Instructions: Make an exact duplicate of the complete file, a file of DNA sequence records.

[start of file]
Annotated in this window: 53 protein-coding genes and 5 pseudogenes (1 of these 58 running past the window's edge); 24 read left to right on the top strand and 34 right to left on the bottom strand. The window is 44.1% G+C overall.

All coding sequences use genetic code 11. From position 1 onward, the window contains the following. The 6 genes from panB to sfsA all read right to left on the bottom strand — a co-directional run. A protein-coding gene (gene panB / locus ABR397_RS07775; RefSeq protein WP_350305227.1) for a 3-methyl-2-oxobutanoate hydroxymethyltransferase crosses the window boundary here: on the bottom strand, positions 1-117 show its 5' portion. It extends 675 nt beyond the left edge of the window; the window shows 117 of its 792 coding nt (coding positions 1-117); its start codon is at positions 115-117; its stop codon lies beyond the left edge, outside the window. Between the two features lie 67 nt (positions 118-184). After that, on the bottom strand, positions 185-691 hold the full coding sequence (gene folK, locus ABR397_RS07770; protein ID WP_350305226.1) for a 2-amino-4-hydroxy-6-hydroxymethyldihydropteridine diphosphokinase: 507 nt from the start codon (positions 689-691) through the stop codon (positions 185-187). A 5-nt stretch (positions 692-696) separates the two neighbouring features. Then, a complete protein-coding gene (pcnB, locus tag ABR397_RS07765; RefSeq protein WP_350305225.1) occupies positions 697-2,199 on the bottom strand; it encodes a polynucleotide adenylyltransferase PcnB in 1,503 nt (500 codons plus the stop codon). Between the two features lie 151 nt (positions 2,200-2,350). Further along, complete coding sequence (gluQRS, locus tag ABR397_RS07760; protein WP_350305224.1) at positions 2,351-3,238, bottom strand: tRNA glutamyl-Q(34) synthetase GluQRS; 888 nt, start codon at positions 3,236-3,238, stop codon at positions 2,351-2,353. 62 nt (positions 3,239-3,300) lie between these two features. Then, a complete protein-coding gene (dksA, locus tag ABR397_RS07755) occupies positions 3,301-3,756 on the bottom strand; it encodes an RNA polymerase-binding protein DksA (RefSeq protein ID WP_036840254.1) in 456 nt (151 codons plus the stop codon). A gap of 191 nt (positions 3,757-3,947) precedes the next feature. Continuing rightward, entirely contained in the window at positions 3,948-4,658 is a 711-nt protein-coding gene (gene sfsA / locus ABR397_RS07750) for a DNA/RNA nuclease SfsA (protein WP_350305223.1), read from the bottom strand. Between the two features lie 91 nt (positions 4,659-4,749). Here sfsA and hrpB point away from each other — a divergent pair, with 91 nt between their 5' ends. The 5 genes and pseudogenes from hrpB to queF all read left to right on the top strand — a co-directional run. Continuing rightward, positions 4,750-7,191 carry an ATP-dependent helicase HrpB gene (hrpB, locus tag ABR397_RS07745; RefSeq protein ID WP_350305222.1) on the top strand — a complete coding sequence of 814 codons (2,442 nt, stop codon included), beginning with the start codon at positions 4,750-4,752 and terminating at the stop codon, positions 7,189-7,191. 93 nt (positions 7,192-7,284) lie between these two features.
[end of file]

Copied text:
Annotated in this window: 53 protein-coding genes and 5 pseudogenes (1 of these 58 running past the window's edge); 24 read left to right on the top strand and 34 right to left on the bottom strand. The window is 44.1% G+C overall.

All coding sequences use genetic code 11. From position 1 onward, the window contains the following. The 6 genes from panB to sfsA all read right to left on the bottom strand — a co-directional run. A protein-coding gene (gene panB / locus ABR397_RS07775; RefSeq protein WP_350305227.1) for a 3-methyl-2-oxobutanoate hydroxymethyltransferase crosses the window boundary here: on the bottom strand, positions 1-117 show its 5' portion. It extends 675 nt beyond the left edge of the window; the window shows 117 of its 792 coding nt (coding positions 1-117); its start codon is at positions 115-117; its stop codon lies beyond the left edge, outside the window. Between the two features lie 67 nt (positions 118-184). After that, on the bottom strand, positions 185-691 hold the full coding sequence (gene folK, locus ABR397_RS07770; protein ID WP_350305226.1) for a 2-amino-4-hydroxy-6-hydroxymethyldihydropteridine diphosphokinase: 507 nt from the start codon (positions 689-691) through the stop codon (positions 185-187). A 5-nt stretch (positions 692-696) separates the two neighbouring features. Then, a complete protein-coding gene (pcnB, locus tag ABR397_RS07765; RefSeq protein WP_350305225.1) occupies positions 697-2,199 on the bottom strand; it encodes a polynucleotide adenylyltransferase PcnB in 1,503 nt (500 codons plus the stop codon). Between the two features lie 151 nt (positions 2,200-2,350). Further along, complete coding sequence (gluQRS, locus tag ABR397_RS07760; protein WP_350305224.1) at positions 2,351-3,238, bottom strand: tRNA glutamyl-Q(34) synthetase GluQRS; 888 nt, start codon at positions 3,236-3,238, stop codon at positions 2,351-2,353. 62 nt (positions 3,239-3,300) lie between these two features. Then, a complete protein-coding gene (dksA, locus tag ABR397_RS07755) occupies positions 3,301-3,756 on the bottom strand; it encodes an RNA polymerase-binding protein DksA (RefSeq protein ID WP_036840254.1) in 456 nt (151 codons plus the stop codon). A gap of 191 nt (positions 3,757-3,947) precedes the next feature. Continuing rightward, entirely contained in the window at positions 3,948-4,658 is a 711-nt protein-coding gene (gene sfsA / locus ABR397_RS07750) for a DNA/RNA nuclease SfsA (protein WP_350305223.1), read from the bottom strand. Between the two features lie 91 nt (positions 4,659-4,749). Here sfsA and hrpB point away from each other — a divergent pair, with 91 nt between their 5' ends. The 5 genes and pseudogenes from hrpB to queF all read left to right on the top strand — a co-directional run. Continuing rightward, positions 4,750-7,191 carry an ATP-dependent helicase HrpB gene (hrpB, locus tag ABR397_RS07745; RefSeq protein ID WP_350305222.1) on the top strand — a complete coding sequence of 814 codons (2,442 nt, stop codon included), beginning with the start codon at positions 4,750-4,752 and terminating at the stop codon, positions 7,189-7,191. 93 nt (positions 7,192-7,284) lie between these two features.